Review Summary: The death of Mötley Crüe brings out a new kind of hunger in Sixx:A.M.
It's surprising enough that Sixx:A.M. have managed to make a stable career out of something that was originally only intended to document Nikki's insane life of excess and drug addiction in one album and book. But here we are in 2016 and Sixx:A.M are releasing the second half of their two part album. Crazy. What's even more surprising is Prayers For The Damned (Vol.1)
wasn't nearly as bad as it could have been. Predictably, after the release of Heroin Diaries
the output of the band dropped to dire lows; both This Is Gonna Hurt
and Modern Vintage
lacked soul, character and anything even remotely worth mentioning. All of the passion, hurt and soul of Heroin Diaries
was lost in translation -- obliterated into dust, and never seen from again. They felt like two albums written in the dark; style and aesthetic from both albums felt lost, trying its best to give you something out of nothing. And, indeed, this is a bed the band made for themselves when they decided to carry on a project that should have ended when it started.
In 2016, we have Mötley Crüe buried into the ground and Nikki Sixx, evidently, still out to prove something. And judging from the quality of Prayers For The Damned (Vol.1)
and Prayers For The Blessed (Vol. 2)
there appears to be something worth hearing from him again. Despite Prayers For The Damned (Vol.1)
's rather average execution, it was an album that showed a resurgence in the band; a sound that brought the dead horse back to life and in a way that captured the spirit of the debut somewhat. What Vol.2 does is refine and iron out a lot of the problems Vol.1 had, and to great effect. Riffs are more interesting, songs are tighter nit, and James Michael touches on some bloody smooth melodies throughout. The first thing that caught my attention to the LP was the guitar work and, namely, the album's solos: all the solos on here steal the show, they aren't overly complex and are constructed in a way that accommodates the mood of a track perfectly. More to my surprise, the solos tend to pop out at you from nowhere, but the surprise is also equally welcome as it generally makes tracks feel like they have a full and satisfying conclusion. But solos aside, the music is tight and holds a high level of energy, ensuring the listener is always alert when listening to the album.
Michael's voice is fantastic, he brought the Heroin Diaries
to life with his passionate performances, but for one reason or another, he has fallen flat time after time on albums since. Never quite reaching that level of melancholy and despair. In fact, like everything on This Is Gonna Hurt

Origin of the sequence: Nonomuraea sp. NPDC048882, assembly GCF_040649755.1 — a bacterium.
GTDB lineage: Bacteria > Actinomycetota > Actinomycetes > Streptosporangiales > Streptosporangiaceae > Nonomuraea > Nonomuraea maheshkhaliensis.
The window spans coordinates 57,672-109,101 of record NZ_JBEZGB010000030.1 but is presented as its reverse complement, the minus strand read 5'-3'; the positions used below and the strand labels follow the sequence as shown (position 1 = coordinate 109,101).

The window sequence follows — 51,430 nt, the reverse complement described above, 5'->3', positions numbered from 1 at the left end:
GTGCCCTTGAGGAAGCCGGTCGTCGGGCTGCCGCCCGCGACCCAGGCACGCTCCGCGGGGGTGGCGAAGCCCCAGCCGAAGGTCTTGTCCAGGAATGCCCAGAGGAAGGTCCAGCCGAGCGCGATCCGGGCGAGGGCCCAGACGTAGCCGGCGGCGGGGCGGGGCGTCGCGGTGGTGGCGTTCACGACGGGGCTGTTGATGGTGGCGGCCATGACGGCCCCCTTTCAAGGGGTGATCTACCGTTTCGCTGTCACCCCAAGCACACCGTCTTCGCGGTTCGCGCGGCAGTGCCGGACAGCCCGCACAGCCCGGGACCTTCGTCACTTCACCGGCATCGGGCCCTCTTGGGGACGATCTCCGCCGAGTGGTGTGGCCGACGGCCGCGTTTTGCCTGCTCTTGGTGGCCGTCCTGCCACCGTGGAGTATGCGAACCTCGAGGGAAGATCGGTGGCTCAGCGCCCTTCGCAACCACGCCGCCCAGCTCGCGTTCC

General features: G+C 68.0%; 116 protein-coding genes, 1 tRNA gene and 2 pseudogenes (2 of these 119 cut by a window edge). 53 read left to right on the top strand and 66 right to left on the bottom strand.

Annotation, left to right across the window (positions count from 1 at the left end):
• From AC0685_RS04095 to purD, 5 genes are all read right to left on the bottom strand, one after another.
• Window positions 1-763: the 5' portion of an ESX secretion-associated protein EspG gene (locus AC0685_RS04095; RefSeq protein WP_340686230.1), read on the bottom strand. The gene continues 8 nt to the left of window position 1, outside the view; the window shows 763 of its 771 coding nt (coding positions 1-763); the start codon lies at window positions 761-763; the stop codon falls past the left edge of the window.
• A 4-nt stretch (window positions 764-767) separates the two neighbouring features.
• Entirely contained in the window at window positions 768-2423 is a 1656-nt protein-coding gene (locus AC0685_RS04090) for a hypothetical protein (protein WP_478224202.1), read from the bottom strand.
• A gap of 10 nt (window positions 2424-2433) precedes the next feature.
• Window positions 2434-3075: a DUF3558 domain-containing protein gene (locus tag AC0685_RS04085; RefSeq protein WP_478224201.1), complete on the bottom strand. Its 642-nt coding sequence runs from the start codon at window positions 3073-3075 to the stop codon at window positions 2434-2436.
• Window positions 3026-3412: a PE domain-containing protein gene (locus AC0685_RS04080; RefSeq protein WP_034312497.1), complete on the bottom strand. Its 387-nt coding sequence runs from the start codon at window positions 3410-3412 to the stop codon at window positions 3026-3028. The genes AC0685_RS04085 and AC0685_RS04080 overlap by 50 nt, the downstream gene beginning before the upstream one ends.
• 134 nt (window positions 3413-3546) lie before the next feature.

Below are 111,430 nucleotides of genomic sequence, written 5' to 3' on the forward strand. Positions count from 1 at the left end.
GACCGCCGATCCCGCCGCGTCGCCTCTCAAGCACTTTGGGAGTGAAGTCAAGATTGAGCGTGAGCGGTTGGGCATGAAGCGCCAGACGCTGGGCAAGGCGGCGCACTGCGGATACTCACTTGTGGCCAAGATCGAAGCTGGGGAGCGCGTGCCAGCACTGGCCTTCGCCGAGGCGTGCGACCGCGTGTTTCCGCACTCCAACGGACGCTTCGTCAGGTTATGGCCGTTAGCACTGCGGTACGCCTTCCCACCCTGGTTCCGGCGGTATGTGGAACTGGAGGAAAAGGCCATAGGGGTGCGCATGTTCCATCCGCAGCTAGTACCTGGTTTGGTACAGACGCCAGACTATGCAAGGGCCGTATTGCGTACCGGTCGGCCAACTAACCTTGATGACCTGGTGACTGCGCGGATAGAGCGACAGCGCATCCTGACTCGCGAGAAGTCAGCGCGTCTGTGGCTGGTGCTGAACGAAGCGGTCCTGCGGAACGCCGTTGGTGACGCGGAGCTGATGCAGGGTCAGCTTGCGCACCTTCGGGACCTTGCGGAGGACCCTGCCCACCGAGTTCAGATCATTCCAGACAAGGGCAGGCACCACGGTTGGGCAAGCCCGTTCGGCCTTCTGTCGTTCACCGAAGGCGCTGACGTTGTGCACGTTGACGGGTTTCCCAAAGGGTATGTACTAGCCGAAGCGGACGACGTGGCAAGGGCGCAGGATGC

and Modern Vintage
, he sounds uninspired. On Vol.2 we hear a reinvigorated frontman. His melodies are catchy, creamy and soar to the skies. He holds his weight throughout the album, but on ballads like "Maybe It's My Time" he really finds himself in his element. He even saves the album from knocking into a wall at times; the odd double bass kicks in particular on "Devils Coming" don't sound quite right with the group, but the music on the track anyway and the "wooooaaaowwww" parts touch on cliche and corny and would bring the band down a peg or two, if it weren't for Michael's fantastic verse and chorus melodies that stop the track from being a total bust, while the surprise cover of "Without You" is both elating and works really well with the band, with James Michael flexing some of his vocal abilities.
Is Prayers For The Blessed (Vol. 2)
a stroke of luck? I'm still musing over the question myself. The reason the question is brought up is because the LP does have moments that try and derail itself. As with "Devils Coming" there can be parts that clash with what the band are doing so well. As I mentioned earlier, the solos are great, but why is the album trying to give you more than your fill by devoting a 1:20 stand alone track to that. What's worse is the "Catacombs" shredding doesn't have the same feeling or context it has when it's used on an actual song. It's a shame to see the band make careless mistakes to an otherwise great album.
Overall, this is a great direction for the band, and some real progress has been made in going back to the drawing board. As with any band that releases a two part LP, one is always going to be better than the other, and Vol.2 is definitely it. It takes all the promising ideas Vol.1 had and makes them function 10x better. Everyone sounds like they have hunger in their bellies again, and it reflects on here because of that. If you lost all hope for this band, I'd recommend giving this a go, it just might lure you back into their web.
EDITIONS: MP3, C̶D̶, V̶I̶N̶Y̶L̶
SPECIAL EDITION: N/A